Torgny Bjers Code Berserker

Using New Relic's Node.js agent to monitor Geddy applications

Having used New Relic for other projects we of course jumped on the chance to get started with New Relic for Node.js when our sales contact reached out to us right after their beta ended. We’ve got several projects using Geddy, which is not supported out of the box, so we had to do some customization.

Pinpoint and solve your Node.js application performance issues! New Relic is the only tool you’ll need to see everything in your data intensive, real-time, Node.js applications—from application response times to server monitoring.

New Relic for Node.js officially launched today, and the original press release includes a short tutorial on how to get started, which we will also cover in this article.

Create a new Geddy project

Create a new Geddy project.

$ geddy gen app newrelic-test
$ cd newrelic-test

Let’s start with installing the New Relic Node.js agent.

$ npm install newrelic --save

Configuring Geddy and New Relic

Once you have installed the agent, you need to copy the configuration file into the root of your project.

$ cp ./node_modules/newrelic/newrelic.js .

Open newrelic.js and change the value for app_name to the name of your application. Replace the value of license_key with your actual license key which you get from New Relic. We also change logging.level from “trace” to “info” to avoid agent log spam.

In order for New Relic to be able to properly report for your application we need to create a startup file since we can’t run this with the geddy command like we normally do locally.

$ npm install geddy --save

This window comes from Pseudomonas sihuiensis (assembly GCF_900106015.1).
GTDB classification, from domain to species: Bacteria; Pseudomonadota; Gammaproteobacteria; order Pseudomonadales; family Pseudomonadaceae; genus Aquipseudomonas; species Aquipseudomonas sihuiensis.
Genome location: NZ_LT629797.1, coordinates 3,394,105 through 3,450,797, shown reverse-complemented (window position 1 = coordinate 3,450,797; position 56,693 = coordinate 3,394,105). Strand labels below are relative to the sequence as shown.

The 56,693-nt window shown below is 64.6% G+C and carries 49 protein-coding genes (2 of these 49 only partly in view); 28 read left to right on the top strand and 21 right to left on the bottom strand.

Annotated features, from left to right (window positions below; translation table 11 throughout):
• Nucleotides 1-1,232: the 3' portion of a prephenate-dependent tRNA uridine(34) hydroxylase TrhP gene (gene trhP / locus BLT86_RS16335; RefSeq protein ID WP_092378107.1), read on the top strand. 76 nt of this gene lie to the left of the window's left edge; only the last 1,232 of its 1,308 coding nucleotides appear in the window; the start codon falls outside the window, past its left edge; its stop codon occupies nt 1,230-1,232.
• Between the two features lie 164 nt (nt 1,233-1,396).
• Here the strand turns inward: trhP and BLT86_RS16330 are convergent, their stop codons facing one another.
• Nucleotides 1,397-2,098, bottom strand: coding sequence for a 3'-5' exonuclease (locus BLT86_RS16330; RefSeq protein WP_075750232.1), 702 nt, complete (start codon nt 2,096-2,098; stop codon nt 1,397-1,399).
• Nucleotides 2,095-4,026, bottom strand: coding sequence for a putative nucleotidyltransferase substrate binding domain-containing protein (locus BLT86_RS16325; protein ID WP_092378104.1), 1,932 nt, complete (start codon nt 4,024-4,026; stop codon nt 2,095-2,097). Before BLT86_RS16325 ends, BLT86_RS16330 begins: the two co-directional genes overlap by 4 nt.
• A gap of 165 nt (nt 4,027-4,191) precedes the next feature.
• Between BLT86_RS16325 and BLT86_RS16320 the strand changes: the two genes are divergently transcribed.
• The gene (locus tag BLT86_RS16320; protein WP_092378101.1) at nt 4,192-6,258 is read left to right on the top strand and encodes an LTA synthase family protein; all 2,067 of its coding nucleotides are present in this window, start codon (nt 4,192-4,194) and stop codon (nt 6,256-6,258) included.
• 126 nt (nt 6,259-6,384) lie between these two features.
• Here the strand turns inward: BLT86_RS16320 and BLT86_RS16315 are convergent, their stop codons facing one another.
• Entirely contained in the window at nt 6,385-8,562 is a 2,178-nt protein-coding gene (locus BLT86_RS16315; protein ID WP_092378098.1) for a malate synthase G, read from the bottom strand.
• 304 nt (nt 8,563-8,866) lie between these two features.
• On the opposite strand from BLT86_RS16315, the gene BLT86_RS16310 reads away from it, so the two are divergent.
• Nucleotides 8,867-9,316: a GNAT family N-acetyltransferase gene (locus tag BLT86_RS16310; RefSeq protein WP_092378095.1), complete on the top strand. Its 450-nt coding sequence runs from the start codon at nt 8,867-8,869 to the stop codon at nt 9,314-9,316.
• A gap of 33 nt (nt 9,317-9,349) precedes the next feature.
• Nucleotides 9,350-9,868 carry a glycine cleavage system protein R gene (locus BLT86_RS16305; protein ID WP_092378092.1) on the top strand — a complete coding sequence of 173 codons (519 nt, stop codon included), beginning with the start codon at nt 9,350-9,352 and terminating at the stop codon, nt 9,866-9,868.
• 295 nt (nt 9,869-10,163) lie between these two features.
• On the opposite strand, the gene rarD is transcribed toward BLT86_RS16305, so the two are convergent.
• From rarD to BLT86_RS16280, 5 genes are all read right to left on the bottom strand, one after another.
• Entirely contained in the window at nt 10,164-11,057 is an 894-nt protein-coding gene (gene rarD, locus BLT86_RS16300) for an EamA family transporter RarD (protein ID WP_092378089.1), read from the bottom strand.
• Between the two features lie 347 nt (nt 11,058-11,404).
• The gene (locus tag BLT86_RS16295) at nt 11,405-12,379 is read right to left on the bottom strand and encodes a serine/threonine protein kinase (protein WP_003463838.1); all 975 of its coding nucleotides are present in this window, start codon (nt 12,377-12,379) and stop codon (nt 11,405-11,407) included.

Create a new file in your project root called app.js and add the following to that file to get New Relic up and running in your Geddy project:

var geddy = require('geddy');

  hostname: ''
, port: process.env.PORT || '4000'
, environment: process.env.NODE_ENV || 'development'

Loading New Relic

Load New Relic in your config/init.js script.

var cluster = require('cluster');

if (cluster.isWorker && process.env.NODE_ENV == 'production') {
  process.env.NEW_RELIC_LOG = 'stdout';
  geddy.newrelic = require('newrelic');

We only require the New Relic module if we’re running in production. You can always remove the if statement around require('newrelic') if that makes more sense to you. We also prefer that New Relic logs to stdout instead of to a log file since we host on various different platforms and we might not want files to be created at all.

Scaffold test endpoint

We need something to report on, so let’s scaffold an endpoint for our application to report on.

$ geddy gen scaffold user username:string email:string

You’ll see output similar to this:

[Added] app/models/user.js
[Added] db/migrations/20131024163436_create_users.js
[Added] test/models/user.js
[Added] test/controllers/users.js
[Added] app/controllers/users.js
[Added] Resource users route added to config/router.js
[Added] View templates

Name requests properly in Geddy

Open up app/controllers/application.js and change its contents to the following:

var Application = function () {
  this.before(function () {
    geddy.newrelic.setControllerName(this.params.controller, this.params.action);

exports.Application = Application;

We are using newrelic.setControllerName() to name our requests so that they do not all get grouped under /* or similar in New Relic.

Run your application

Running our application with Node is simple:

$ node app

Navigate to http://localhost:4000/ and then http://localhost:4000/users where you can start adding, editing, and removing users to get some sample data in your New Relic account.

Once you start your application you will begin to see data in New Relic within five minutes and your brand new Node.js application will be accessible from your New Relic dashboard.


You can take a look at our example repository if you want to make sure you didn’t miss anything.

Fork on Bitbucket


For more information, please see the Geddy documentation on controllers as well as the New Relic Node.js project.

Thank yous

Thanks to Ben Ng for finding the memory leak issue with New Relic and for supplying a fix.